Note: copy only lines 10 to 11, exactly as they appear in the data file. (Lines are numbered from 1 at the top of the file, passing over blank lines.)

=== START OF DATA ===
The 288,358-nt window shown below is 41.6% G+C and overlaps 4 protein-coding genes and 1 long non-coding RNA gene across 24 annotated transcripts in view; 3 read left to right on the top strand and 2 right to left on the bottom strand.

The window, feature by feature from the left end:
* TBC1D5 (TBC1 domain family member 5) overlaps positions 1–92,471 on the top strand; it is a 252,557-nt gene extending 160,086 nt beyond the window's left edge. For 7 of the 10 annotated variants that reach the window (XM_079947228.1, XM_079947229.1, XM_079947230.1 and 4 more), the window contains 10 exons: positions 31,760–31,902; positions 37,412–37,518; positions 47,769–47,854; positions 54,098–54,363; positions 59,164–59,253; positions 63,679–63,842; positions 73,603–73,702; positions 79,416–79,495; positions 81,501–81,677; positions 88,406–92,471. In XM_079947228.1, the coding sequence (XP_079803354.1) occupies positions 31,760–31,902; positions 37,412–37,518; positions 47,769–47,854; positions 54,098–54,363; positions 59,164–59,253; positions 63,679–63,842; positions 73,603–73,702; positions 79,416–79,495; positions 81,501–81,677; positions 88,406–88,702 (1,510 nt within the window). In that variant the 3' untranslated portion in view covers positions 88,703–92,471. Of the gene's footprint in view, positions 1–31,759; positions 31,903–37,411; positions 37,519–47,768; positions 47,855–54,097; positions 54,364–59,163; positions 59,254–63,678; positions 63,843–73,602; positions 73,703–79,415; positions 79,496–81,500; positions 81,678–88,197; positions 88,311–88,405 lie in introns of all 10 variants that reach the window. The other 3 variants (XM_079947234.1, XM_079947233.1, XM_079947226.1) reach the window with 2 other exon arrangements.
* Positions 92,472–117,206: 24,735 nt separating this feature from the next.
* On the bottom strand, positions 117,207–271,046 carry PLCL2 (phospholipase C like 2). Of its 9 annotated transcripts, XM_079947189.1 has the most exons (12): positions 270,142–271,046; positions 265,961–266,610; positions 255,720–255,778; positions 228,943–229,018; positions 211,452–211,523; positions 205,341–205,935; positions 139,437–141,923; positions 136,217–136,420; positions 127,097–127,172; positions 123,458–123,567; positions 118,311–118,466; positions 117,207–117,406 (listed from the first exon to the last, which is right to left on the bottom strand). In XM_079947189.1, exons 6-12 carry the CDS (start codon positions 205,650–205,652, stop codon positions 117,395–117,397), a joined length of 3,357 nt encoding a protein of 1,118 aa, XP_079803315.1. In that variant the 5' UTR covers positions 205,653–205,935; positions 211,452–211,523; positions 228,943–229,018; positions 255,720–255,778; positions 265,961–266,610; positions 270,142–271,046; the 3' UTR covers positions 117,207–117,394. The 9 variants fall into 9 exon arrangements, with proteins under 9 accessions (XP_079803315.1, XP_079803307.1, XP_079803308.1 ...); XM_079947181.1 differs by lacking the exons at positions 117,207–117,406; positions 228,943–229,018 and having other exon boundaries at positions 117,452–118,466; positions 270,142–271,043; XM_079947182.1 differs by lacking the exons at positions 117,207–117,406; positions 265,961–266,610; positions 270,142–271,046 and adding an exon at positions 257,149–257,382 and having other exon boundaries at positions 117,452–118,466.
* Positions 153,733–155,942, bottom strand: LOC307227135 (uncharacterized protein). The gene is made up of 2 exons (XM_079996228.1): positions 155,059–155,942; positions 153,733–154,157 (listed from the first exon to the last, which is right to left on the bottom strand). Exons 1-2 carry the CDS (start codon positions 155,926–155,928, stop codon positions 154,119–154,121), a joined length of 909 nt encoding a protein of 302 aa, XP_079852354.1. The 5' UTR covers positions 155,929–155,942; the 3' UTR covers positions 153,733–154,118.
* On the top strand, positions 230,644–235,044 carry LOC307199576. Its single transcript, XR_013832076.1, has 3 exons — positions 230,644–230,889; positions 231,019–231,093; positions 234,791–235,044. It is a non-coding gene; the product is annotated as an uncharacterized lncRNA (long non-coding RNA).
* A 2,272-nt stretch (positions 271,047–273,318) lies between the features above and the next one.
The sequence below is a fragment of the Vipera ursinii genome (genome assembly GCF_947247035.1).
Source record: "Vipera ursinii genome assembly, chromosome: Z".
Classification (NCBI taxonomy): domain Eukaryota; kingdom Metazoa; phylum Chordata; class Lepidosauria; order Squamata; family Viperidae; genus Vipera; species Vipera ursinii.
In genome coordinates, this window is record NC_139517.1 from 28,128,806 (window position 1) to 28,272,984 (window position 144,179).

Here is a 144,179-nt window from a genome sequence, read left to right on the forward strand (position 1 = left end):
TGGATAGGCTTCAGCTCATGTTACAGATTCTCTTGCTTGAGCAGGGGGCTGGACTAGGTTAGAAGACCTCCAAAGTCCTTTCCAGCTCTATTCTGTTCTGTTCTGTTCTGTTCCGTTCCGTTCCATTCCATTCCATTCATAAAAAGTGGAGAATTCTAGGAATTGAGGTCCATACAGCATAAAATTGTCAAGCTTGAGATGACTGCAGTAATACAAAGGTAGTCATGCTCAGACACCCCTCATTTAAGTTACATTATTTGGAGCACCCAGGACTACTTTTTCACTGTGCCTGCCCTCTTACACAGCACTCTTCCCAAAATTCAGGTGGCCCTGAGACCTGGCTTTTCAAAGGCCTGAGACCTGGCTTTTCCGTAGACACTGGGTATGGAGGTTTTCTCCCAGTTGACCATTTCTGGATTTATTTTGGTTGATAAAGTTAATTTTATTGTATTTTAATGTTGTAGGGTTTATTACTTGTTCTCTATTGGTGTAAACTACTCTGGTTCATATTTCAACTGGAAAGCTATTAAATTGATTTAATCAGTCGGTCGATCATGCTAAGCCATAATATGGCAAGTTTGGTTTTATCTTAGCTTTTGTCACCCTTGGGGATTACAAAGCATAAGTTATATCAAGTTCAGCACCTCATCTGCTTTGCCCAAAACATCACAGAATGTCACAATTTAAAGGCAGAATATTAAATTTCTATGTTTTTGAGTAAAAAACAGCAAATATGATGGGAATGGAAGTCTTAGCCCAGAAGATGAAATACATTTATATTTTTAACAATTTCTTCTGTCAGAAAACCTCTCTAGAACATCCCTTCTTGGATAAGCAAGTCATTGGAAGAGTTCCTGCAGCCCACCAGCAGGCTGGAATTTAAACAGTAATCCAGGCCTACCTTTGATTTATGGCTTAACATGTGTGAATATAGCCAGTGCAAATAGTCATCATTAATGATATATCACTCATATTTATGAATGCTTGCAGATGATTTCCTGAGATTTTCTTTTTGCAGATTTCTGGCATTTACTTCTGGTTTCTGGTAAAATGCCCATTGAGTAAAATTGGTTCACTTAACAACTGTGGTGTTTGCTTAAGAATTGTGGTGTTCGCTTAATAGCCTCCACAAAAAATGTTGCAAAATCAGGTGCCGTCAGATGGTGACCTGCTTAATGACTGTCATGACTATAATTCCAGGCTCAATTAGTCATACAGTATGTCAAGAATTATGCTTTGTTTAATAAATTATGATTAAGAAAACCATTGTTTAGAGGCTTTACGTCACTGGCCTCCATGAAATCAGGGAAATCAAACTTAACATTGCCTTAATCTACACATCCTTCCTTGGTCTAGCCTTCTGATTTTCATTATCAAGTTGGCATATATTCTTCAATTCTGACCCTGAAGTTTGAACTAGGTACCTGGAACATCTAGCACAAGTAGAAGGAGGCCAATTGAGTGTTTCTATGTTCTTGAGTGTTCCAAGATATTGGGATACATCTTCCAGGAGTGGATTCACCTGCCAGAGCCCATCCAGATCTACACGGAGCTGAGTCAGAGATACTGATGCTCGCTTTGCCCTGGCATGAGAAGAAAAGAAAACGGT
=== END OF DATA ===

Source record: "Vipera ursinii genome assembly, chromosome: Z".
Classification (NCBI taxonomy): domain Eukaryota; kingdom Metazoa; phylum Chordata; class Lepidosauria; order Squamata; family Viperidae; genus Vipera; species Vipera ursinii.